The union said it feared the new rules could have a financially damaging impact on farming and growing businesses

The NFU has called for a halt to proposed changes to rules requiring growers to pay the recruitment fees of workers.

The union said it feared the new rules could have a substantial financially damaging impact on farming and growing businesses.

New requirements to workforce audits run by industry standard the Supplier Ethical Data Exchange (Sedex), unveiled last week, will require UK farming and growing businesses to pay for the recruitment and transportation fees of the seasonal workers they employ.

However, the NFU said the changes should be paused until there was a proper industry consultation, alignment on how it would be fairly implemented and with the financial cost impacts and risks to farming and growing businesses fully understood. 

“I am shocked that a decision such as this, which could have detrimental financial implications on our farmers and growers – already struggling with high input costs, extreme weather events and challenges in the supply chain – has been decided without the consultation of the people and businesses it will affect,” said Tom Bradshaw, NFU president.

Financial blow to farmers

He added that the change could mean “that many businesses are no longer commercially viable and will drive food price inflation”.

“We care deeply about the welfare of the skilled people who come to our country to help produce the nation’s food and many horticulture and poultry producers have high numbers of workers return to their businesses each year because they are so well valued,” he said.

The proposed changes come as new research into the UK government’s Seasonal Worker scheme confirmed that many migrant workers are taking on loans and debt in order to work in the UK. 

According to the study from Focus on Labour Exploitation (FLEX), in collaboration with Rosmini Centre Wisbech, Citizen Advice South Lincolnshire, and the Southeast & East Asian Centre (SEEAC), some 72% of seasonal workers took out a loan to cover the costs of coming to the UK to work. 

Additionally, 76.6% of workers surveyed reported earning less than they had been told they would earn.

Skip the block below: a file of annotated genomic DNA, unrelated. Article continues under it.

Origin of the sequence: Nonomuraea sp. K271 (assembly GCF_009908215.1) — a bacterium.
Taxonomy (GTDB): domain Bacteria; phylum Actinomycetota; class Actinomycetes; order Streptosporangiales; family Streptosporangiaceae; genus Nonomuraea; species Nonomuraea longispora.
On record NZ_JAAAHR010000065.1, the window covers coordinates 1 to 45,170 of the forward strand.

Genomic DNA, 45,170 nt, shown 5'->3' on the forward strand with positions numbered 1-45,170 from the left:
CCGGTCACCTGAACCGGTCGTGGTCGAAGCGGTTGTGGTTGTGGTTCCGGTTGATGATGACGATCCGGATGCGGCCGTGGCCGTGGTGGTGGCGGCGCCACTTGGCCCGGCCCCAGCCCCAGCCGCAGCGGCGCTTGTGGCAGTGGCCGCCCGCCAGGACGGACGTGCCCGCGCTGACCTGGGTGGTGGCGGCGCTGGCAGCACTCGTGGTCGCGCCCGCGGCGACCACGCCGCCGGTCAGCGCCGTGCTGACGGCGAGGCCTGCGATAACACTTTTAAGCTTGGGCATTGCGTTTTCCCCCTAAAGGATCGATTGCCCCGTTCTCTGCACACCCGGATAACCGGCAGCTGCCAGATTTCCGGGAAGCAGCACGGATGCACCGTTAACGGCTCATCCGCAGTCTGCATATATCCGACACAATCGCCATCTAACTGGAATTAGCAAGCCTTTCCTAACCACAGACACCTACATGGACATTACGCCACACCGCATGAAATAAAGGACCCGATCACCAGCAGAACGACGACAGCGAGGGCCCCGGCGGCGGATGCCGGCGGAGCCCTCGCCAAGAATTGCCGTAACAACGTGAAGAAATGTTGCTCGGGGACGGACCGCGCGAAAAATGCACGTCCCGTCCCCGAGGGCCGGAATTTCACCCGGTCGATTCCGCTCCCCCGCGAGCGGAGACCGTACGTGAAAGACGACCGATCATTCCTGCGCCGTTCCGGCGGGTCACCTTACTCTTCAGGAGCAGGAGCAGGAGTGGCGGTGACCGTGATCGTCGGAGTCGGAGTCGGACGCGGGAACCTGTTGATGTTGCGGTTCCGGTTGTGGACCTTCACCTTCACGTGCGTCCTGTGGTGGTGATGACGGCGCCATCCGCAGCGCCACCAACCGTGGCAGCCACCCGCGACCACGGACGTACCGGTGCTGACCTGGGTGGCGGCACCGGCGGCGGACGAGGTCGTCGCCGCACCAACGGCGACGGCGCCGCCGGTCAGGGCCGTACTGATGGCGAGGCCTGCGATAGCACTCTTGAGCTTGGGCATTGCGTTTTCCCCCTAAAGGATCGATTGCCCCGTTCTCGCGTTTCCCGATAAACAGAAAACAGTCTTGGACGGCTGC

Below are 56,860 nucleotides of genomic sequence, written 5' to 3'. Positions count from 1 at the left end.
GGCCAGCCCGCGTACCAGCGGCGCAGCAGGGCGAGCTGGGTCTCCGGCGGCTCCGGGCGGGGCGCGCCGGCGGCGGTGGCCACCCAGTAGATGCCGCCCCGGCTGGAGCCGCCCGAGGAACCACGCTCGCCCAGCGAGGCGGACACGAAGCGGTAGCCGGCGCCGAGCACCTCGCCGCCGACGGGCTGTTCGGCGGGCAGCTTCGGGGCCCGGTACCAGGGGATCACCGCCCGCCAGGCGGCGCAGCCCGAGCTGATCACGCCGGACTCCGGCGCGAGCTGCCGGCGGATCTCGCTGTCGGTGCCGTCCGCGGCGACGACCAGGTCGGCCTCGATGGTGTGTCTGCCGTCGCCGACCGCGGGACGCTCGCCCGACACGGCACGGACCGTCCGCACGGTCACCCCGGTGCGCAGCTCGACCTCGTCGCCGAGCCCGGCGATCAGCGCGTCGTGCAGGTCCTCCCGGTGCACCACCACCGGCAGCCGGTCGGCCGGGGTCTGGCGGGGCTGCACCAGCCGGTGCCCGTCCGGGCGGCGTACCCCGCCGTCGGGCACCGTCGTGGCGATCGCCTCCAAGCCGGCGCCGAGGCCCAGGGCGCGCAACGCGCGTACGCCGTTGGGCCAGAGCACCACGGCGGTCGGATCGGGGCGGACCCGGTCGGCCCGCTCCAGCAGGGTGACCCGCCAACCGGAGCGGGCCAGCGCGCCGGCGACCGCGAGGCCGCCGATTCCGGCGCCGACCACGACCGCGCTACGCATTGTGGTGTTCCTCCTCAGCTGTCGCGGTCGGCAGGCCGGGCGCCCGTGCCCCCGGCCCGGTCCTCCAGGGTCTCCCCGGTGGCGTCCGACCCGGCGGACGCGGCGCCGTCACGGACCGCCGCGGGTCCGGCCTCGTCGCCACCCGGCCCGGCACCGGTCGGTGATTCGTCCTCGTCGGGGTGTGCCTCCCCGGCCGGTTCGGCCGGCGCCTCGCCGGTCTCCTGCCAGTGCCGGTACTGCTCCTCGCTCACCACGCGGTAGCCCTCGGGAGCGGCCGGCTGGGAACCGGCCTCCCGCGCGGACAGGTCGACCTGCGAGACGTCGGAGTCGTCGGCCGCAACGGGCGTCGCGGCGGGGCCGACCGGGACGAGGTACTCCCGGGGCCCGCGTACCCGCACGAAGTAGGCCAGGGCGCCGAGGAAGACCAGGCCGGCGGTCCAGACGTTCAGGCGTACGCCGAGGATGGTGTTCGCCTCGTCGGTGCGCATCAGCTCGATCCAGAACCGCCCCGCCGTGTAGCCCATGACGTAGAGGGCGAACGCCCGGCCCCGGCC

The revelations follow mounting concerns over the past 12 months that many seasonal workers – particularly those recruited from Asia – are being exploited by unscrupulous overseas recruitment agents.

In a House of Lords committee meeting last year, Kate Roberts, head of policy at FLEX, said some workers were paying a minimum of £3,000 to travel to the UK to work. “We are basically asking workers to carry quite a lot of financial risk to travel here without any certainty about their earnings in the UK,” Roberts told peers.

Workers subject to ‘preventable risks’

“The findings of this research indicate that a large number of people on the scheme are being subjected to preventable risks, including risks of deception,” said Oliver Fisher, research manager at FLEX. “We know where the risk areas are on the visa route and the research backs up what we have been saying to government for years.”

The study is based on a sample of interviews and surveys with more than 400 workers and 15 key stakeholders collected over 17 months. 

FLEX said that the combination of workers having to take on high migration costs, the insecurity caused by the short-term nature of the visa and workers having no guaranteed income for the duration of their visa, created a risk of debt bondage. 

It added it also could exacerbate the power discrepancy between workers and their employers and scheme operators. 

Many workers also reported mismatches in information concerning how much they would be earning, total costs they would have to pay and their hours of work.

In addition, many workers reported recieving contracts in a language they didn’t understand. 

FLEX said many of these issues highlighted in its ‘Bearing fruit: Making recruitment fairer for migrant workers (2024)’ report could be traced back to the rapid expansion of the visa route, combined with a current low level oversight of overseas recruitment practices.